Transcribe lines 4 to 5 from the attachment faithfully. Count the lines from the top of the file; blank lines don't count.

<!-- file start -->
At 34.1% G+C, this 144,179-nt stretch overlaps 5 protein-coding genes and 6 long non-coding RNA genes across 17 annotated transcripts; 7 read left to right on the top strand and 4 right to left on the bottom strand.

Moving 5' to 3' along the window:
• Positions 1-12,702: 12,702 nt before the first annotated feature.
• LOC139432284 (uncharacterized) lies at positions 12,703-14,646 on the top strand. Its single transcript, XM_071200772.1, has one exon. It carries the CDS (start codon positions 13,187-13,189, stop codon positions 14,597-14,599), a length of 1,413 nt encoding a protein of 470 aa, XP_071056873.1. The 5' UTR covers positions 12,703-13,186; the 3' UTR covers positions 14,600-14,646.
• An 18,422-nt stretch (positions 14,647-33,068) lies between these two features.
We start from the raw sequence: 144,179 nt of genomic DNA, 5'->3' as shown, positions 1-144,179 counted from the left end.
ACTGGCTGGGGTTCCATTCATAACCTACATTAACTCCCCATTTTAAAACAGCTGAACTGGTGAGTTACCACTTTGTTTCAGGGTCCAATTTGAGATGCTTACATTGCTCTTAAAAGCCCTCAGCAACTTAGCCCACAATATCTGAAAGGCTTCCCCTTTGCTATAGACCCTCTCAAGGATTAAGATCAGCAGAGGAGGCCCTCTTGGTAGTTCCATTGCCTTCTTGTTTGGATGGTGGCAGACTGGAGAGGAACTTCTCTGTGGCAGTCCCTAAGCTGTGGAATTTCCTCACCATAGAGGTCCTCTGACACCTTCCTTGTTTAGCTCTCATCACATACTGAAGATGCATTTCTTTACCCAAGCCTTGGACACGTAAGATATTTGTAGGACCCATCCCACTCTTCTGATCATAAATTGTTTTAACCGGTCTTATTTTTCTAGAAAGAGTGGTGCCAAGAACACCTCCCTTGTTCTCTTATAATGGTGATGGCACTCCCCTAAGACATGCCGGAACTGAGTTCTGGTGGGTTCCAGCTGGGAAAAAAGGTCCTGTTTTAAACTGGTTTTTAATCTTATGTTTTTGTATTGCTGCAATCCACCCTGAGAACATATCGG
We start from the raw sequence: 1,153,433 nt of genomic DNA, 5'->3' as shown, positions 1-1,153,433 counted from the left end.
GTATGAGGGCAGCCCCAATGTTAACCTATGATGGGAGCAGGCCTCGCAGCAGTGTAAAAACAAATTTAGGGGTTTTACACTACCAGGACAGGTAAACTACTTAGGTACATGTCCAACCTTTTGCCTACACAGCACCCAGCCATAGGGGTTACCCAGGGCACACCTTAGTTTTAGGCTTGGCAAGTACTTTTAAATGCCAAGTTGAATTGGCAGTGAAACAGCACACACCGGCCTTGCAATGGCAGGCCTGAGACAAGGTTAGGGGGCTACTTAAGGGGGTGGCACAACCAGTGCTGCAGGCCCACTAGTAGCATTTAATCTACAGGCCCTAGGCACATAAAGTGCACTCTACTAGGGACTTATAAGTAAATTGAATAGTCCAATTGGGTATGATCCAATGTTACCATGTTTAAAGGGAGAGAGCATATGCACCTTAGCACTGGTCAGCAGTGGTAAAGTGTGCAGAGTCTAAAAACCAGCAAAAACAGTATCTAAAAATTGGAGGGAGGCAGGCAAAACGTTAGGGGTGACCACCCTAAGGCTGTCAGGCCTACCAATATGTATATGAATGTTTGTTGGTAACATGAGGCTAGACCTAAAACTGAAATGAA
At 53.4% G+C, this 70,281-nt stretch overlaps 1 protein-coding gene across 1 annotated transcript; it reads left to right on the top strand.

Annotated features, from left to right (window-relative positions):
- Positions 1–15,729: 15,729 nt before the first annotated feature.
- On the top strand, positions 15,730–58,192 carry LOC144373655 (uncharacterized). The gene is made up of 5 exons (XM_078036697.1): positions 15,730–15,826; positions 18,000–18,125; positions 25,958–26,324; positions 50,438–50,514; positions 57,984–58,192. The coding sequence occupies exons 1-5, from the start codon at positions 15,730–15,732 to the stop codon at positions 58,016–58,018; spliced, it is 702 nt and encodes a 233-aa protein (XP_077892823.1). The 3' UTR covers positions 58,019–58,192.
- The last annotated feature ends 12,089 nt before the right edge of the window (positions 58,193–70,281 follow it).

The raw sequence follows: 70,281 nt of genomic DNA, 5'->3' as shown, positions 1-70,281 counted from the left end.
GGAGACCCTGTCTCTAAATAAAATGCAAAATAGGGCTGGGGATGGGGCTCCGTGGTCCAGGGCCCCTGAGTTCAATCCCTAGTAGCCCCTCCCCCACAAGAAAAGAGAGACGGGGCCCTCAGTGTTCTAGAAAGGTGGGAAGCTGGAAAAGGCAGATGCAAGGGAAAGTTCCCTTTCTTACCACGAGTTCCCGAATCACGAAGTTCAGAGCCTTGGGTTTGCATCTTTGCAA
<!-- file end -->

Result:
• LOC139432284 (uncharacterized) lies at positions 12,703-14,646 on the top strand. Its single transcript, XM_071200772.1, has one exon. It carries the CDS (start codon positions 13,187-13,189, stop codon positions 14,597-14,599), a length of 1,413 nt encoding a protein of 470 aa, XP_071056873.1. The 5' UTR covers positions 12,703-13,186; the 3' UTR covers positions 14,600-14,646.
• An 18,422-nt stretch (positions 14,647-33,068) lies between these two features.